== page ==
Tommy Sheridan, former MSP and Solidarity party leader returns to Glasgow from prison today to serve the remainder of his 3 year sentence for perjury at home.
For six years, certain low risk prisoners have been eligible to be released from prison on home detention curfew to serve part of their sentences at home. They wear an electronic tag around their ankle and have to stay indoors generally for 12 hours a day.
There are certain basic conditions that an offender has to comply with. These include:
1. The offender must be of good behaviour and keep the peace.
So far, so sensible. In addition, the Scottish Parole Board can set further conditions. Keeping away from the victims of the crime would be one we could all agree with, for example, or complying with conditions relating to treatment for addictions. These conditions are all about managing the risk and providing rehabilitation. The restrictions on movement, being confined to one place for half the time is the punishment part. Thinking about it, I reckon that can be much more difficult in some ways than being in prison. Certainly you’re out with your family and friends, but you can’t just go to that concert with them, or even nip out to the shop if you discover you’re out of milk last thing at night. It’s not freedom like you and I take for granted.
The Scottish Government has this to say on curfew conditions:
- Protecting the public at large
- Preventing re-offending by the prisoner, and
- Securing the successful reintegration of the prisoner into the community
The issue I have with Sheridan’s conditions are that they include, after a press conference today, a restriction on speaking in public for the six months that he’ll be under the home detention curfew. This is a condition that has never been imposed on anyone else before in Scotland. I guess the obvious parallel, although under a different legal system, is with Jeffrey Archer, who was writing ad publishing books while still in prison for a similar offence.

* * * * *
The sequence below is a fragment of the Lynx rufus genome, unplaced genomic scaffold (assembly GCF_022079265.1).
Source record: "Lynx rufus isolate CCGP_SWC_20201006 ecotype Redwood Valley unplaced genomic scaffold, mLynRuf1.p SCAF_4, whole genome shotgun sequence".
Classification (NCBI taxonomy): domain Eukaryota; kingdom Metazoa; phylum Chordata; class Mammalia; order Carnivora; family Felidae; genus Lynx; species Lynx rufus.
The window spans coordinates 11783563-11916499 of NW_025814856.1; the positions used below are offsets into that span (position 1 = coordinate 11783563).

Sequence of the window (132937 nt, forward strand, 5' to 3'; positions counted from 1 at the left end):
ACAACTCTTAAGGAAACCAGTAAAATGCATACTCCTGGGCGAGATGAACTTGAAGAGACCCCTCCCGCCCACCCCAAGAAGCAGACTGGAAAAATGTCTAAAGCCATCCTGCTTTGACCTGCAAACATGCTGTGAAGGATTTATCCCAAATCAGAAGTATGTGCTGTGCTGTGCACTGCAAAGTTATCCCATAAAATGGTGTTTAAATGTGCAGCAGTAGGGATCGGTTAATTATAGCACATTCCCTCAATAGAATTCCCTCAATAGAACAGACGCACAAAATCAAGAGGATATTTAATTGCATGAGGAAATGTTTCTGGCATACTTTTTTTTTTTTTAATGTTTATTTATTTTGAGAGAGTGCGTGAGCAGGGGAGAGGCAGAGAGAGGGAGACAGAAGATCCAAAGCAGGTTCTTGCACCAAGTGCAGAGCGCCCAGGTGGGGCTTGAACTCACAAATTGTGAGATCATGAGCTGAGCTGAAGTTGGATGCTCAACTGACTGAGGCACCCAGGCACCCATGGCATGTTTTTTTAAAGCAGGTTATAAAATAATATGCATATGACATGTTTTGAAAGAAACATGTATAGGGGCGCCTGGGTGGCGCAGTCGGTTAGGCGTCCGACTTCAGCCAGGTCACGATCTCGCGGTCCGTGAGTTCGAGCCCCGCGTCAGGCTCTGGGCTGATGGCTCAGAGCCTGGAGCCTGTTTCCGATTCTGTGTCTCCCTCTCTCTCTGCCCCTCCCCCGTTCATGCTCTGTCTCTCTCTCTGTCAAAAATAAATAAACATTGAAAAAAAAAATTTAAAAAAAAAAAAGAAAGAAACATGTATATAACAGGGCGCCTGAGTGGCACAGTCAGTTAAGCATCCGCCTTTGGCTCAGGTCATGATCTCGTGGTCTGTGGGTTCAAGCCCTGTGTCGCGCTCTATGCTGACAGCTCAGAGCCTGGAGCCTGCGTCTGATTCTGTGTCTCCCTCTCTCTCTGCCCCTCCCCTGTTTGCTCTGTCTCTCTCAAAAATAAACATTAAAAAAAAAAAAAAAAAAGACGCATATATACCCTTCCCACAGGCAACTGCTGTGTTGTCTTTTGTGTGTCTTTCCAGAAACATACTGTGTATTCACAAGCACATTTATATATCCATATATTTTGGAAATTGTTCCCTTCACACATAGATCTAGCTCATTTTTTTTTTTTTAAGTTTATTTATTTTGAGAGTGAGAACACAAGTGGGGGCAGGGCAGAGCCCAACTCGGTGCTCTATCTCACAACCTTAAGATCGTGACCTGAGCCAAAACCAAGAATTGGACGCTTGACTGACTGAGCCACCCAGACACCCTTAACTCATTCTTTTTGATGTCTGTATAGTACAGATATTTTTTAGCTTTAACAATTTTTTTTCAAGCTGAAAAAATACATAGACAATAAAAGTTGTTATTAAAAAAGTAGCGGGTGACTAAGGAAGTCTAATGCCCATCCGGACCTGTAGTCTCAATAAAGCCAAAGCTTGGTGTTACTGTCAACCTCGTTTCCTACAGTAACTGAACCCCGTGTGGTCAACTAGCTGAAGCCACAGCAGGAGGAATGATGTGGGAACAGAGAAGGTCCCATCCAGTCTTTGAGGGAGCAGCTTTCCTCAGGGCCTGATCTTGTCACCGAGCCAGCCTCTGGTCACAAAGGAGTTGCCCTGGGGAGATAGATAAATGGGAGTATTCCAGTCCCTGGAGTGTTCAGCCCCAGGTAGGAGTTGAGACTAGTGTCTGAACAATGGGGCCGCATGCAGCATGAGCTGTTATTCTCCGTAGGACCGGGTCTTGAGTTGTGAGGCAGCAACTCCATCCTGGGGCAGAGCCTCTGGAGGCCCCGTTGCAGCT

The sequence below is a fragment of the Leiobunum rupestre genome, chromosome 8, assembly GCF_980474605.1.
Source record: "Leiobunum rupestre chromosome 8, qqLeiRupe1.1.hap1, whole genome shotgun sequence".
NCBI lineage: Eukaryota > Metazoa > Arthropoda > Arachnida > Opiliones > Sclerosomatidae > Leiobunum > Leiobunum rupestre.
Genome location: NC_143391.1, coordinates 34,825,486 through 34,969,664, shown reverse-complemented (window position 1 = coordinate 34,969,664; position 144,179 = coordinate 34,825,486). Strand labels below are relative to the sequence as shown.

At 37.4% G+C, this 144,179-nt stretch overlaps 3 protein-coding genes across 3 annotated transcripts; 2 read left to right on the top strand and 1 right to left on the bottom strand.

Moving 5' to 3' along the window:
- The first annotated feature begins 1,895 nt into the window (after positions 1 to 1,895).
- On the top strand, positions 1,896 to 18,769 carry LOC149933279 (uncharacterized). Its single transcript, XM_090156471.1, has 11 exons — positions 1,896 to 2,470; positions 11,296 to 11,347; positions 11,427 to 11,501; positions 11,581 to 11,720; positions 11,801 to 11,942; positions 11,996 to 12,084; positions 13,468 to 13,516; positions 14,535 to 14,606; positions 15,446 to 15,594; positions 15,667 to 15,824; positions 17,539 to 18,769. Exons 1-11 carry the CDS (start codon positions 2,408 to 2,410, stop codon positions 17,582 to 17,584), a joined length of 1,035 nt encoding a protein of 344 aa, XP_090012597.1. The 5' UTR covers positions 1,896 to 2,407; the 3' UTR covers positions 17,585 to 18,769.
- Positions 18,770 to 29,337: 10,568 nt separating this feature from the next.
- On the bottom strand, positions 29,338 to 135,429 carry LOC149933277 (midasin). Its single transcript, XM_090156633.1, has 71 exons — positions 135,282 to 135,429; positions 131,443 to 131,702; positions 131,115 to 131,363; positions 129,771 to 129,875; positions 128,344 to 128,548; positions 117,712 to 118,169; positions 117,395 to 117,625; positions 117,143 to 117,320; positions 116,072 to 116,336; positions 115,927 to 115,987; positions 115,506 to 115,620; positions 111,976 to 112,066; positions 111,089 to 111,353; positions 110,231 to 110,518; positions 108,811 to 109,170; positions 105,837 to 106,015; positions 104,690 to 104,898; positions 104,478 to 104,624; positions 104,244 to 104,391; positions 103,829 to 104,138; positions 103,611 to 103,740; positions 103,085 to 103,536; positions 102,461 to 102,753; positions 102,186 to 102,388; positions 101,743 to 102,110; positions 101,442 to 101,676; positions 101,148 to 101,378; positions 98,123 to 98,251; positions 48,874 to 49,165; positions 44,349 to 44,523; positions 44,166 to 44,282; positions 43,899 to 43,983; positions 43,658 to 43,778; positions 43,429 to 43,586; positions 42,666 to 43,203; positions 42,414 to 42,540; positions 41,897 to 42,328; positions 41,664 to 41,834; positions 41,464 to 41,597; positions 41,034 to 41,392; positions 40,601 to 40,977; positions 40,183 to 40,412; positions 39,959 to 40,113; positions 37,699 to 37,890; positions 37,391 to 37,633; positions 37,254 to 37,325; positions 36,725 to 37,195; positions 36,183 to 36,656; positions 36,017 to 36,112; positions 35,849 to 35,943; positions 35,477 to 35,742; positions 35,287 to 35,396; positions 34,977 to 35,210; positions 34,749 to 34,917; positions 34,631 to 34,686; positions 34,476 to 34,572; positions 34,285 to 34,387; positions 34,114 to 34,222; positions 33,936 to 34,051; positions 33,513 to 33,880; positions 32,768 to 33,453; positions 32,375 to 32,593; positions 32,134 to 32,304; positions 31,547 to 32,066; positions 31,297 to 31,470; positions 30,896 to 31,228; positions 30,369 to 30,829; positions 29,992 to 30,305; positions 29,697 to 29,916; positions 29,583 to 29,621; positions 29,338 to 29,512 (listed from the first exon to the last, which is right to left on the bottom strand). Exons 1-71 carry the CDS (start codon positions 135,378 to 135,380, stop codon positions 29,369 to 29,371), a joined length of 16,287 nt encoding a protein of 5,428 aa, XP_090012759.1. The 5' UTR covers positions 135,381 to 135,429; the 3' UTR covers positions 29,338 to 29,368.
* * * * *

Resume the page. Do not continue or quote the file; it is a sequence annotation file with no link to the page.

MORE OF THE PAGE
I find it worrying that preventing him from taking part in the debates that will be shaping our country over the next while is seen as legitimate.Don’t get me wrong, I have no time for this character at all, but I feel that singling him out in this way is wrong.
Sheridan is not a free man as of today; he is still serving his sentence. However, to impose on him a restriction that has never been imposed on anyone else is additional punishment which is both unnecessary and wrong in principle. If we agree that he’s eligible for the partial re-emergence into society that home detention curfew, allows, then surely he must be allowed to take part in discussing the issues of the day.
I was glad to see Willie Rennie taking this up at the weekend. Like me, he doesn’t agree with Tommy Sheridan’s views, but sees the risks in allowing this sort of condition to be set. He said:
Although this is a judicial matter, there has to be some sort of check when the Parole Board imposes fundamentally illiberal and unreasonable conditions like this which go way beyond risk management or support. The SNP has a pretty illiberal streak so you can’t rely on Kenny MacAskill to notice. This is the guy who dismissed the appalling, repeated failures at Cornton Vale as nowt to do with him as I wrote last year.
I was a bit annoyed that Isabel Fraser didn’t ask Nicola Sturgeon about this on the Sunday Politics yesterday. It was as much her responsibility as Stephen Hester’s bonus which she was given the opportunity to criticise at length.
As I say, I have no particular desire to listen to Sheridan’s firebrand, narcissistic, socialist claptrap, but I don’t see why he should be prevented from inflicting it. It’s important for our democracy that this condition is lifted.